"We knew ... that if that agreement was not reached by the end of the year, there would be those that would say that the Annapolis process, the negotiations, had failed. In fact, it is quite the opposite," Rice said at a news conference in the West Bank city of Ramallah with Palestinian President Mahmoud Abbas, according to Reuters. "The distance to peace has been narrowed although peace has not been achieved.
"While we may not yet be at the finish line, I am quite certain that if Palestinians and Israelis stay on the Annapolis course, they are going to cross that finish line and can do so relatively soon," she added.
The White House acknowledged for the first time Thursday that the Bush administration goal's of a deal on Palestinian statehood before Mr. Bush leaves office in January was unlikely to be achieved.
White House spokeswoman Dana Perino attributed the delay in negotiations to "the political changes that have happened in Israel over the past couple of months, and really since early summer."
A corruption scandal is forcing Israeli Prime Minister Ehud Olmert from office and his predecessor, Foreign Minister Tzipi Livni, was unable to form the political coalition necessary to avoid early elections.
"It is important that we preserve the process within the structure that we have created," said Livni, a centrist who will be running against hardline former Prime Minister Benjamin Netanyahu in the Feb. 10 voting, at a press conference with Rice Thursday in Tel Aviv.
Peace efforts have also been stymied by the split in the Palestinian territories into the West Bank where Abbas holds authority and the Gaza Strip, which is run by the Islamist Hamas movement.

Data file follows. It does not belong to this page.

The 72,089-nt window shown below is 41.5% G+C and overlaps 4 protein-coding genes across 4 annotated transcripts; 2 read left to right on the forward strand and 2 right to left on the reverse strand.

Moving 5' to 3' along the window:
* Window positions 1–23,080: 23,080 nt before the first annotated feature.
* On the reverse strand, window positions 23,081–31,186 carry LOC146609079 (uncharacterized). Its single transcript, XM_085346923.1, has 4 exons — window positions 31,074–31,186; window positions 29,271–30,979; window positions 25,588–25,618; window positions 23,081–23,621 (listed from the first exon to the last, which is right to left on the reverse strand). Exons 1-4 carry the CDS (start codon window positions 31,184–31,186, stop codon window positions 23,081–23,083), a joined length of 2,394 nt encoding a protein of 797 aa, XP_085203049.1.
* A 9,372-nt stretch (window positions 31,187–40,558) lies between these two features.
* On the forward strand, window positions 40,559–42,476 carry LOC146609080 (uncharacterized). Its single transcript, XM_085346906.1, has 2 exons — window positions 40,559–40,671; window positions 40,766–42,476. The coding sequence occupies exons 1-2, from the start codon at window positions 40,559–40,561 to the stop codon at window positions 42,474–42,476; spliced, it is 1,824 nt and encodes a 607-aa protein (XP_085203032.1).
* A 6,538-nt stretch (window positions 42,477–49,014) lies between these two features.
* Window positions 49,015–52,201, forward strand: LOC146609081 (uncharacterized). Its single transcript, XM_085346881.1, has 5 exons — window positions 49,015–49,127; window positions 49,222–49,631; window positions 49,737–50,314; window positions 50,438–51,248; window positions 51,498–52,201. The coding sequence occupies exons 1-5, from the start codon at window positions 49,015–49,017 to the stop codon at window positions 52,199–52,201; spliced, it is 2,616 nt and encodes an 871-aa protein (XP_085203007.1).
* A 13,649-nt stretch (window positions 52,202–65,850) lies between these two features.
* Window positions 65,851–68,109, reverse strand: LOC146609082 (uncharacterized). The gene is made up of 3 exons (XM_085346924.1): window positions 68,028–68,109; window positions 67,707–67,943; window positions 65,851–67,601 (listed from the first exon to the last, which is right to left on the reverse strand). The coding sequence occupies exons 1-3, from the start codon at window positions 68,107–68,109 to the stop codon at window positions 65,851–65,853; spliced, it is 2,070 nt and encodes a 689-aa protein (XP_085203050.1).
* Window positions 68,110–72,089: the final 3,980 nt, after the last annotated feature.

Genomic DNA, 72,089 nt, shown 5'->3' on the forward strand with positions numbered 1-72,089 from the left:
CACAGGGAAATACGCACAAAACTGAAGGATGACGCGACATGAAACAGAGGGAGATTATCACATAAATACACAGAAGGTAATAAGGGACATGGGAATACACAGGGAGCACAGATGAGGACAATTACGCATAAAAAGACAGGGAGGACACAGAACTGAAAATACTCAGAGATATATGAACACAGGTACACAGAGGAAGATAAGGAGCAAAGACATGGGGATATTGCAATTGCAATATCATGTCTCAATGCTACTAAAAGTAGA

In her remarks, Perino praised the good "groundwork" in place for continued talks among Israeli and Palestinian leaders.
"Over the past year, we have laid some very good groundwork for the Palestinians and the Israelis to be able to continue to have their discussions," she said. "It's important that we maintain momentum for the negotiations."
Peace accords in Annapolis, Md., a year ago set a deadline for a peace accord by the end of President Bush's term. Rice has since made eight trips to the region in efforts to achieve the goal.
"The Annapolis process ... is vital, it is vibrant, and it is continuing, and I am quite certain that carried to its conclusion, it will produce a state of Palestine," Rice said at the news conference.
Rice, who visited Jordan on Friday, will not try to push new proposals for a last-minute deal, Reuters reported.
Negotiators from the two sides were to brief top officials from the international diplomatic "Quartet" on the Middle East -- the United States, United Nations, European Union and Russia -- in Egypt on Sunday on their progress to date.
Abbas told reporters he hopes the new administration of President-elect Barack Obama, who will take office on Jan. 20, will make talks in the region a high priority.
"We hope that the new administration will begin immediately tackling the Middle East issue so we would not waste time," he said.
Rice said Thursday that it was as an "open question" of how the Bush administration would hand over the matter to Obama's team, according to Reuters.